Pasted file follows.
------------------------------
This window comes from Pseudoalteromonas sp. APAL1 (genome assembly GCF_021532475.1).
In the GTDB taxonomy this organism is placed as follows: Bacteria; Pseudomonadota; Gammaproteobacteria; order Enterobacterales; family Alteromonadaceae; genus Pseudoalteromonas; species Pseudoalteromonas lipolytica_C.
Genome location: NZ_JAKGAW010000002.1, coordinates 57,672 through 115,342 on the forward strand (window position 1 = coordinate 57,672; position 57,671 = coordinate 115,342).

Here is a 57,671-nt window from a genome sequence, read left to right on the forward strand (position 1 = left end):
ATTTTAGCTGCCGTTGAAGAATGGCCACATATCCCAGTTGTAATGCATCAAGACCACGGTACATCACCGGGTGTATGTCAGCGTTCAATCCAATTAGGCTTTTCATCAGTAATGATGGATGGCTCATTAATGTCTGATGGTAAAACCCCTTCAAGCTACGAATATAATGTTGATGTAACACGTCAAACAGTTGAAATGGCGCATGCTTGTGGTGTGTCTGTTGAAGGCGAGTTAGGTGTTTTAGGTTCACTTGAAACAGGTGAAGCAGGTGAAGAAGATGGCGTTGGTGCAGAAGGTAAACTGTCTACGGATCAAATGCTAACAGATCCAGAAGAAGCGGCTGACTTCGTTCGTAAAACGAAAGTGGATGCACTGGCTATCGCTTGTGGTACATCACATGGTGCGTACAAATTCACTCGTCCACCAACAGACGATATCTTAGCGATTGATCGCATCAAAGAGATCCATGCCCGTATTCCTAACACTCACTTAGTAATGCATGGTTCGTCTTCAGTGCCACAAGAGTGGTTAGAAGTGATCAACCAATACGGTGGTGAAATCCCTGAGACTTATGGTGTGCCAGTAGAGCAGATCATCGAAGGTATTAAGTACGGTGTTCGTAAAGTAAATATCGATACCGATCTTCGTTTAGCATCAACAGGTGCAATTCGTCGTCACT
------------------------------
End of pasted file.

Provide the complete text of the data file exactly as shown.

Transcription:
This window comes from Pseudoalteromonas sp. APAL1 (genome assembly GCF_021532475.1).
In the GTDB taxonomy this organism is placed as follows: Bacteria; Pseudomonadota; Gammaproteobacteria; order Enterobacterales; family Alteromonadaceae; genus Pseudoalteromonas; species Pseudoalteromonas lipolytica_C.
Genome location: NZ_JAKGAW010000002.1, coordinates 57,672 through 115,342 on the forward strand (window position 1 = coordinate 57,672; position 57,671 = coordinate 115,342).

Here is a 57,671-nt window from a genome sequence, read left to right on the forward strand (position 1 = left end):
ATTTTAGCTGCCGTTGAAGAATGGCCACATATCCCAGTTGTAATGCATCAAGACCACGGTACATCACCGGGTGTATGTCAGCGTTCAATCCAATTAGGCTTTTCATCAGTAATGATGGATGGCTCATTAATGTCTGATGGTAAAACCCCTTCAAGCTACGAATATAATGTTGATGTAACACGTCAAACAGTTGAAATGGCGCATGCTTGTGGTGTGTCTGTTGAAGGCGAGTTAGGTGTTTTAGGTTCACTTGAAACAGGTGAAGCAGGTGAAGAAGATGGCGTTGGTGCAGAAGGTAAACTGTCTACGGATCAAATGCTAACAGATCCAGAAGAAGCGGCTGACTTCGTTCGTAAAACGAAAGTGGATGCACTGGCTATCGCTTGTGGTACATCACATGGTGCGTACAAATTCACTCGTCCACCAACAGACGATATCTTAGCGATTGATCGCATCAAAGAGATCCATGCCCGTATTCCTAACACTCACTTAGTAATGCATGGTTCGTCTTCAGTGCCACAAGAGTGGTTAGAAGTGATCAACCAATACGGTGGTGAAATCCCTGAGACTTATGGTGTGCCAGTAGAGCAGATCATCGAAGGTATTAAGTACGGTGTTCGTAAAGTAAATATCGATACCGATCTTCGTTTAGCATCAACAGGTGCAATTCGTCGTCACT